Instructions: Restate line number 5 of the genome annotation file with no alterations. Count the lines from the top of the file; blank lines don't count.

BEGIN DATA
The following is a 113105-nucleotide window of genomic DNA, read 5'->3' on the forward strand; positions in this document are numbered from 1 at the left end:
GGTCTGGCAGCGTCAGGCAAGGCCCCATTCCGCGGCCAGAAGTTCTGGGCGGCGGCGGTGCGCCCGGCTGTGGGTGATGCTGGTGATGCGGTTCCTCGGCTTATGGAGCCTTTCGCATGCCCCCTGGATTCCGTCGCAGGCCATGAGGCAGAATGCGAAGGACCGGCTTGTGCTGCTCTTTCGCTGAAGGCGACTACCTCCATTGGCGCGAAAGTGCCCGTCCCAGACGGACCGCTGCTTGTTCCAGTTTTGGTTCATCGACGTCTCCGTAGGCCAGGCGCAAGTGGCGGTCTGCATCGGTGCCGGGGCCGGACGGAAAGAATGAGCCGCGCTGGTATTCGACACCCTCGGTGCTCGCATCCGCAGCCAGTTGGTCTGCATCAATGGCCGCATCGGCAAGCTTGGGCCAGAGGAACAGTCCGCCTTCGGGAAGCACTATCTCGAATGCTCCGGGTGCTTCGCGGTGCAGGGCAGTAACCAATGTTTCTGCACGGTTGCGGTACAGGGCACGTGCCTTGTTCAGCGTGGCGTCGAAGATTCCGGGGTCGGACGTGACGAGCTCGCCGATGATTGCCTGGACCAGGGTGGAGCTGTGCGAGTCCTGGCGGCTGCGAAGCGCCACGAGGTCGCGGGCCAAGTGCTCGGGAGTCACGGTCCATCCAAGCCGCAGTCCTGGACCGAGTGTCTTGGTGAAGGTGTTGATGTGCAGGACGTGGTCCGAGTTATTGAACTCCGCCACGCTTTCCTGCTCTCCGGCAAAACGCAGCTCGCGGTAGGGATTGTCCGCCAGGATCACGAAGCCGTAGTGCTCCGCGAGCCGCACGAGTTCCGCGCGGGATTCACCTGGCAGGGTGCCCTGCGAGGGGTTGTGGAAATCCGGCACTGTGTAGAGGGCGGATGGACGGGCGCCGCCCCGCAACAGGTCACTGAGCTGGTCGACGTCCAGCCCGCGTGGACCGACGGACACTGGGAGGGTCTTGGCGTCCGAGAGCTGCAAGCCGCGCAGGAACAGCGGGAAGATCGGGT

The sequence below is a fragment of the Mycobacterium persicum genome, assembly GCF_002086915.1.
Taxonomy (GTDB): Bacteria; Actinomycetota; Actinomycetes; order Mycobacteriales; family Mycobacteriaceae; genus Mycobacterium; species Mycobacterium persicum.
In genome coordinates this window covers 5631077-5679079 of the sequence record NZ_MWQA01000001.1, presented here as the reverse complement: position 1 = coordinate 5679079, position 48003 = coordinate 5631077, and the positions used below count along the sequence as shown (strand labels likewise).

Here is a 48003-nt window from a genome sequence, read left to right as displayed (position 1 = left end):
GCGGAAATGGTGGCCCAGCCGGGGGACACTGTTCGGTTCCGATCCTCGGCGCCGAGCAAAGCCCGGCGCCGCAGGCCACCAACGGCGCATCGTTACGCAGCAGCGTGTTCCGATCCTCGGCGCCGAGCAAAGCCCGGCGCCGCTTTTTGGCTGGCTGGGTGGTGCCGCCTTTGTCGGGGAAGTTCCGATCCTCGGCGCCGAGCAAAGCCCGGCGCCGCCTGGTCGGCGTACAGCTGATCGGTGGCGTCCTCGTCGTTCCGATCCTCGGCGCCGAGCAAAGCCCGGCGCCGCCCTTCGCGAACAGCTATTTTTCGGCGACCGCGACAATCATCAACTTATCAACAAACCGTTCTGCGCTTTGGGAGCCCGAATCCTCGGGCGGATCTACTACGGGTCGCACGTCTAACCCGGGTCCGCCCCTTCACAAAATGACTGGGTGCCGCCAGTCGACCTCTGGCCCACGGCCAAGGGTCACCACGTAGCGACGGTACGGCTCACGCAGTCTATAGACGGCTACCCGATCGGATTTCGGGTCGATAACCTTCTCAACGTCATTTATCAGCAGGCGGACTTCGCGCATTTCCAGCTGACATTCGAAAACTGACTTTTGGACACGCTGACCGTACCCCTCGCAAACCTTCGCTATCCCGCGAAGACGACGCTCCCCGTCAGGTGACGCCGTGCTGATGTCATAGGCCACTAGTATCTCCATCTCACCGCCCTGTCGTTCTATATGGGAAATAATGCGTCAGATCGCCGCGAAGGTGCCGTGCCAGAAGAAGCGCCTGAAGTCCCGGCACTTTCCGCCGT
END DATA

In genome coordinates this window covers 5631077-5679079 of the sequence record NZ_MWQA01000001.1, presented here as the reverse complement: position 1 = coordinate 5679079, position 48003 = coordinate 5631077, and the positions used below count along the sequence as shown (strand labels likewise).